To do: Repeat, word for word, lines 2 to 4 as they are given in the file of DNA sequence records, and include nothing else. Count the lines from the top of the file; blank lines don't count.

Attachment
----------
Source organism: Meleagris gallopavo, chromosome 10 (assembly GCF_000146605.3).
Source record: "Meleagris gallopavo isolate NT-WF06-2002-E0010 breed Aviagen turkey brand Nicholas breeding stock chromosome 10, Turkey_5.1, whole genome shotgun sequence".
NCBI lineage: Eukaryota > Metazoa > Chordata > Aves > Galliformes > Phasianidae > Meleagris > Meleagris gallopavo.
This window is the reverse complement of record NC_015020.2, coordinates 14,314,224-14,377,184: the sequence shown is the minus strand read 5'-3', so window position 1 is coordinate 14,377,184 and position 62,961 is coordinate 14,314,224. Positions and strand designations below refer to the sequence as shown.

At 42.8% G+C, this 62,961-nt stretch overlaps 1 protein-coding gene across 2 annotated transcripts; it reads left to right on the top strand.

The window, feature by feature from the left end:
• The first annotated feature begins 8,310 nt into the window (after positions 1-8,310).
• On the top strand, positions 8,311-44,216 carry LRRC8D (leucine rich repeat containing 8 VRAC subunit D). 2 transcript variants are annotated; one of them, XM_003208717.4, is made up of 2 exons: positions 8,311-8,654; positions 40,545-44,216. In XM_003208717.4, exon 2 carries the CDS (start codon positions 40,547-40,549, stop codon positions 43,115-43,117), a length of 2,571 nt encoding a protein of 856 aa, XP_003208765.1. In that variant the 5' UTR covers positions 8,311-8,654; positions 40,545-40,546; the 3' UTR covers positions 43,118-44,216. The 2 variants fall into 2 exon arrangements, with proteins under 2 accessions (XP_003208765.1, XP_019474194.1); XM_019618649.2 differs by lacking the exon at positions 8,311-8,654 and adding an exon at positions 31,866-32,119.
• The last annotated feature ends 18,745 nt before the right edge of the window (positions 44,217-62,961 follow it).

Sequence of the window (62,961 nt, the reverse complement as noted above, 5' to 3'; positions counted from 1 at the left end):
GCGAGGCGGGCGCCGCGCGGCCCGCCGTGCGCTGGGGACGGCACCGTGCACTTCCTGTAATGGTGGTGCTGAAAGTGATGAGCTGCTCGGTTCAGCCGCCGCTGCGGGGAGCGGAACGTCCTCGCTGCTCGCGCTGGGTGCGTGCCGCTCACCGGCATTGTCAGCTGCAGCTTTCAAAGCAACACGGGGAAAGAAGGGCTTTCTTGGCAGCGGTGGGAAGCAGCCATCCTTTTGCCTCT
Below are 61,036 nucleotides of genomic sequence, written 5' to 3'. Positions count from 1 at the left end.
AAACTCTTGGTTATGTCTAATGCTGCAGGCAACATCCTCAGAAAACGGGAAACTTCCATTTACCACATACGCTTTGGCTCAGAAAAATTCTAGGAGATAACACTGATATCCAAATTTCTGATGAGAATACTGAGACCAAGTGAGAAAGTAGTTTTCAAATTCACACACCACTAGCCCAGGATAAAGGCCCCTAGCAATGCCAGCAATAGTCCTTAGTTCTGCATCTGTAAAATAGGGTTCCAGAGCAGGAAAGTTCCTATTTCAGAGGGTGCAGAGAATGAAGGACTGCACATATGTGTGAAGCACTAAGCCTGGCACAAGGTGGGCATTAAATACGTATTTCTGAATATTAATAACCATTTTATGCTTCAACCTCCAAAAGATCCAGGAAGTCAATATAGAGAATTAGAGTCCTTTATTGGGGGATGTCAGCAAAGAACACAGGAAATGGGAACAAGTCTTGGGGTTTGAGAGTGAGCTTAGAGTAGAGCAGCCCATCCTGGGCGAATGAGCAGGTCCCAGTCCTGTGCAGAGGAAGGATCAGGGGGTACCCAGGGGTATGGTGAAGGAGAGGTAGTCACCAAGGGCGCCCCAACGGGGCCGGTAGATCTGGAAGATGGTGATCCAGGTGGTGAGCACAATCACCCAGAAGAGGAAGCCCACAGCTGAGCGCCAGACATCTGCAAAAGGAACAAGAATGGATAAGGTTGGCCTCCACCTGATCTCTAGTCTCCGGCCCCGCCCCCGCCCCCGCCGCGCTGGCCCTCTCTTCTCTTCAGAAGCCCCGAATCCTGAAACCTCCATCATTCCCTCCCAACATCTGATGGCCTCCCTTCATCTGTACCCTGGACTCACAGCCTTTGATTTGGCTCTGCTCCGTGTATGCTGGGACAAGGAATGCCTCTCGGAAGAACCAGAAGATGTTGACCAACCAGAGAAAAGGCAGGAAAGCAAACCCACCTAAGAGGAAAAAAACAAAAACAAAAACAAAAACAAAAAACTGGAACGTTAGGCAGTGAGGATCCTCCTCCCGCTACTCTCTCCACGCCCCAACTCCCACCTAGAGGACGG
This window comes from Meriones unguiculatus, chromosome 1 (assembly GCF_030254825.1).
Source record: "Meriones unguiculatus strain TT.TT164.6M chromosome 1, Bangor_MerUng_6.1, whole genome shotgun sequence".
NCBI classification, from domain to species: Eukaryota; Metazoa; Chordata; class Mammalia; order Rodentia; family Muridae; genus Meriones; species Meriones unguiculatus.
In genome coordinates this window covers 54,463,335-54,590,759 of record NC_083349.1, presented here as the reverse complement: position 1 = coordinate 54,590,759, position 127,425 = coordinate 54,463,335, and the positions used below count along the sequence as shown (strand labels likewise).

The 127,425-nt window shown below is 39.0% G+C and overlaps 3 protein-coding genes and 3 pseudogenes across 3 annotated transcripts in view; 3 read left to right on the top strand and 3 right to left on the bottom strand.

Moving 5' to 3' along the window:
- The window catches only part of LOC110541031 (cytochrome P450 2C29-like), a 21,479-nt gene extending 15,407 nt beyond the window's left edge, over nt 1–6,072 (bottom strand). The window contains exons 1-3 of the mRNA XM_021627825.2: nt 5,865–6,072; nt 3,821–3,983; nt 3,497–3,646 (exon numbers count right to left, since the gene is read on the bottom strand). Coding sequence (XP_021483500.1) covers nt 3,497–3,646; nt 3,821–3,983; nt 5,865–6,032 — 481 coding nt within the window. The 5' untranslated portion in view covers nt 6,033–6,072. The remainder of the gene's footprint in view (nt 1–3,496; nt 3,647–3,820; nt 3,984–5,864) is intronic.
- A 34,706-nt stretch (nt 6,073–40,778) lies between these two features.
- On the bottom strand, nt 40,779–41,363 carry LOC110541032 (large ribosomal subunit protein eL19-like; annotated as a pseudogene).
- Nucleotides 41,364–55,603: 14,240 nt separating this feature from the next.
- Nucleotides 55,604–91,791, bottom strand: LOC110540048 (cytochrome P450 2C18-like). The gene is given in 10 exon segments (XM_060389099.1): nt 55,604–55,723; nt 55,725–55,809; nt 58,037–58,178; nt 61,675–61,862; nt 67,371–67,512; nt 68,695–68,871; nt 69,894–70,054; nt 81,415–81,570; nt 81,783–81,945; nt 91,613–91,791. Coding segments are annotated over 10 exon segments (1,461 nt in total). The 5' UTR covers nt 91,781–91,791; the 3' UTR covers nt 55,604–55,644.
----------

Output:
Source record: "Meleagris gallopavo isolate NT-WF06-2002-E0010 breed Aviagen turkey brand Nicholas breeding stock chromosome 10, Turkey_5.1, whole genome shotgun sequence".
NCBI lineage: Eukaryota > Metazoa > Chordata > Aves > Galliformes > Phasianidae > Meleagris > Meleagris gallopavo.
This window is the reverse complement of record NC_015020.2, coordinates 14,314,224-14,377,184: the sequence shown is the minus strand read 5'-3', so window position 1 is coordinate 14,377,184 and position 62,961 is coordinate 14,314,224. Positions and strand designations below refer to the sequence as shown.